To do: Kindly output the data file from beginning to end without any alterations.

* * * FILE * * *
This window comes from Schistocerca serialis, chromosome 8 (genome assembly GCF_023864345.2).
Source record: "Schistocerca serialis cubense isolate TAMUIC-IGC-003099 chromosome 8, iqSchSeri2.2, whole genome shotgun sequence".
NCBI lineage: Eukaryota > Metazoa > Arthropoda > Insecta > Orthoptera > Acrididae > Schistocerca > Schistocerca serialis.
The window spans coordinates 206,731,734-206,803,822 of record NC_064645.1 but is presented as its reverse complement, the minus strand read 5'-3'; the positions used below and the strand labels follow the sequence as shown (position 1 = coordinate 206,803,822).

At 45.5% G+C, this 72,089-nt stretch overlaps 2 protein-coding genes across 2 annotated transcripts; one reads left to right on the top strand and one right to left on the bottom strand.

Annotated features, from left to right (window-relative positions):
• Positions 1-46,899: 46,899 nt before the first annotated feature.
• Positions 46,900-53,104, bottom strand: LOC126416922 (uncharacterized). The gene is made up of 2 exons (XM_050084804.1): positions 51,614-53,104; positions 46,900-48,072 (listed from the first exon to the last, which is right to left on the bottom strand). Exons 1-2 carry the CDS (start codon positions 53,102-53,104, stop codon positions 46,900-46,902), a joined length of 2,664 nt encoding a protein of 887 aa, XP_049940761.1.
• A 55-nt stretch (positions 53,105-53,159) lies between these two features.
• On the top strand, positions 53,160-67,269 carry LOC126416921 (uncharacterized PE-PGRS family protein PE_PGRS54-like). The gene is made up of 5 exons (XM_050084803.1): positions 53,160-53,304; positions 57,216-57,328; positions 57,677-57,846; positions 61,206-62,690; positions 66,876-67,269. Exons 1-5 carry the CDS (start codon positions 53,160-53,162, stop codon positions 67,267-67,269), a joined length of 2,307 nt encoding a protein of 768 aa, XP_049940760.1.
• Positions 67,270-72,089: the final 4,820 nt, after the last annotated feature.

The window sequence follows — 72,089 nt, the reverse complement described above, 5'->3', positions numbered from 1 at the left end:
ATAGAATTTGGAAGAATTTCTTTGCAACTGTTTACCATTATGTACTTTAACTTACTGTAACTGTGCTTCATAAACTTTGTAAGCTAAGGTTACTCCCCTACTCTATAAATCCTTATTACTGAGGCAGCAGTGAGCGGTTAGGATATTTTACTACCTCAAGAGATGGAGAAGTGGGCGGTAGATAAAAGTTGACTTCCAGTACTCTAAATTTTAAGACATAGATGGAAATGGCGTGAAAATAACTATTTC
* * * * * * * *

This window comes from Schistocerca serialis, chromosome 8 (genome assembly GCF_023864345.2).
Source record: "Schistocerca serialis cubense isolate TAMUIC-IGC-003099 chromosome 8, iqSchSeri2.2, whole genome shotgun sequence".
NCBI lineage: Eukaryota > Metazoa > Arthropoda > Insecta > Orthoptera > Acrididae > Schistocerca > Schistocerca serialis.
The window spans coordinates 206,731,734-206,803,822 of record NC_064645.1 but is presented as its reverse complement, the minus strand read 5'-3'; the positions used below and the strand labels follow the sequence as shown (position 1 = coordinate 206,803,822).

At 45.5% G+C, this 72,089-nt stretch overlaps 2 protein-coding genes across 2 annotated transcripts; one reads left to right on the top strand and one right to left on the bottom strand.

Annotated features, from left to right (window-relative positions):
• Positions 1-46,899: 46,899 nt before the first annotated feature.
• Positions 46,900-53,104, bottom strand: LOC126416922 (uncharacterized). The gene is made up of 2 exons (XM_050084804.1): positions 51,614-53,104; positions 46,900-48,072 (listed from the first exon to the last, which is right to left on the bottom strand). Exons 1-2 carry the CDS (start codon positions 53,102-53,104, stop codon positions 46,900-46,902), a joined length of 2,664 nt encoding a protein of 887 aa, XP_049940761.1.
• A 55-nt stretch (positions 53,105-53,159) lies between these two features.
• On the top strand, positions 53,160-67,269 carry LOC126416921 (uncharacterized PE-PGRS family protein PE_PGRS54-like). The gene is made up of 5 exons (XM_050084803.1): positions 53,160-53,304; positions 57,216-57,328; positions 57,677-57,846; positions 61,206-62,690; positions 66,876-67,269. Exons 1-5 carry the CDS (start codon positions 53,160-53,162, stop codon positions 67,267-67,269), a joined length of 2,307 nt encoding a protein of 768 aa, XP_049940760.1.
• Positions 67,270-72,089: the final 4,820 nt, after the last annotated feature.

The window sequence follows — 72,089 nt, the reverse complement described above, 5'->3', positions numbered from 1 at the left end:
ATAGAATTTGGAAGAATTTCTTTGCAACTGTTTACCATTATGTACTTTAACTTACTGTAACTGTGCTTCATAAACTTTGTAAGCTAAGGTTACTCCCCTACTCTATAAATCCTTATTACTGAGGCAGCAGTGAGCGGTTAGGATATTTTACTACCTCAAGAGATGGAGAAGTGGGCGGTAGATAAAAGTTGACTTCCAGTACTCTAAATTTTAAGACATAGATGGAAATGGCGTGAAAATAACTATTTC